Tens of thousands of campaigners are expected to take to the streets of capital cities around the world today (6 October 2007), including London, to call for urgent United Nations action on Burma. Prime Minsiter Gordon Brown is meeting demonstrators.
Contrary to the popular media image, many evangelicals are not anti-gay, says a UK campaigning network which draws hundreds of evangelical Christians and their friends together. This week they are backing the launch of a church education initiative on Jesus and prejudice.
An international ecumenical team representing the World Council of Churches has left the USA encouraged by the signs of hope and commitment after meeting with American Christians struggling with issues of gun control, war and a culture of violence.
Pope Benedict has used the occasion of the official receipt of the credentials for the new Italian ambassador to the Holy See to issue a defence of the alliance of church and state, an arrangement facing increasing criticism in a plural, post-Christendom Europe.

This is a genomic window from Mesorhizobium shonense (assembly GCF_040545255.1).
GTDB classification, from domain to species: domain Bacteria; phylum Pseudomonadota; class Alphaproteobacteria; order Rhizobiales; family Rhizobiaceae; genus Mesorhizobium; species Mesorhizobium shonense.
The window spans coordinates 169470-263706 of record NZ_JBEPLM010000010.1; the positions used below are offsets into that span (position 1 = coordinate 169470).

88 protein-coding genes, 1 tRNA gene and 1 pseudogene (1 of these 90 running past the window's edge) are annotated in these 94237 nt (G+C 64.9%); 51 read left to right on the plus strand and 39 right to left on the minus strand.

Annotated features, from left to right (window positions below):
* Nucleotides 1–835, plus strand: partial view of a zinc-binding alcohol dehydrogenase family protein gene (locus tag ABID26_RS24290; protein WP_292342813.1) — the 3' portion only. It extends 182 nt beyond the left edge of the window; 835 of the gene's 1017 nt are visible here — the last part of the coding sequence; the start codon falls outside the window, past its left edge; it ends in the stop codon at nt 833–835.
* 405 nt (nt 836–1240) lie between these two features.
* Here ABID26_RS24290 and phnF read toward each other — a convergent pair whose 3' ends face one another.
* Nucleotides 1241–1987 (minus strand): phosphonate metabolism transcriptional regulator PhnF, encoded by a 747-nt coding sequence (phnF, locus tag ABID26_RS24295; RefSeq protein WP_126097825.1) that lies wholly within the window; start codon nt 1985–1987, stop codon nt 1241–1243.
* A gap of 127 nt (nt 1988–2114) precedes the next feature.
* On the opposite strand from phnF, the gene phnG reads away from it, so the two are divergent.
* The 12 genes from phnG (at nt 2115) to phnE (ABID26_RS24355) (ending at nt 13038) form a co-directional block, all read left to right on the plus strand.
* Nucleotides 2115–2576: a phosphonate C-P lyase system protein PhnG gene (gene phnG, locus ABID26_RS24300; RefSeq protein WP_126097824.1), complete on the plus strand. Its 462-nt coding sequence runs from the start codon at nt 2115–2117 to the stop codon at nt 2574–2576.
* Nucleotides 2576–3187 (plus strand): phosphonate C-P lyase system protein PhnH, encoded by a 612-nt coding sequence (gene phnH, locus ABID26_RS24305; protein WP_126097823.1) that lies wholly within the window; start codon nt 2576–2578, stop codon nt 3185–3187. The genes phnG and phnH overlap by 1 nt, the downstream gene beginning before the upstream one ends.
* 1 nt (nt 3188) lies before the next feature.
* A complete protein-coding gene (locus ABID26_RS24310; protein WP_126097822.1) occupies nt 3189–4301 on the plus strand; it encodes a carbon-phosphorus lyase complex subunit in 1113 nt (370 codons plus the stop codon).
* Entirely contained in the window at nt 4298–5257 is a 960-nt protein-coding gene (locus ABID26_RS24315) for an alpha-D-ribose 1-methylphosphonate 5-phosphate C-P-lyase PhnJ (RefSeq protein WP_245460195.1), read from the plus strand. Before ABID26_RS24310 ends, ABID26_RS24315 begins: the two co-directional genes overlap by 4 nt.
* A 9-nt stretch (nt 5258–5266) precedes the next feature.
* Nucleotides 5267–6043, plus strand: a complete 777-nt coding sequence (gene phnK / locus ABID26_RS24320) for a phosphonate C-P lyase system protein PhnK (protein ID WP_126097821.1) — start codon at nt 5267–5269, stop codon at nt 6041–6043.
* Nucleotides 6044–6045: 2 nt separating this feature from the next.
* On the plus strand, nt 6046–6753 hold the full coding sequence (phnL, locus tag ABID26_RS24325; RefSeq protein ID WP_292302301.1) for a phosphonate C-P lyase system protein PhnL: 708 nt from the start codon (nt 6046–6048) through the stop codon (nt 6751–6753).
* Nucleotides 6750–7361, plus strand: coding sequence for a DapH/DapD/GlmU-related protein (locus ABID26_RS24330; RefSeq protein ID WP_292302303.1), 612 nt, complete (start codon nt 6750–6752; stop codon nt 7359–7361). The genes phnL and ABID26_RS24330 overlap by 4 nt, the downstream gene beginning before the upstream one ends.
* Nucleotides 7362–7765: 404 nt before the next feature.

Gayy Christians in the UK have criticised primarily white conservative Christians for pressurising African Anglican leaders, and have said that the US Episcopal Church's compromise in saying it will not ordain gay people or bless partnerships at the moment will backfire.
American congress persons, including Joe Pitts of Pennsylvania, are urging European countries to keep up the political and economic pressure on the dictatorship in Burma, following the brutal suppression of pro-democracy protests originally led by Buddhist monks.
There is an "international responsibility to protect people at risk in the Darfur region ... and in neighbouring Chad," says the World Council of Churches executive committee, calling on member churches to bring that responsibility "to the attention of their governments".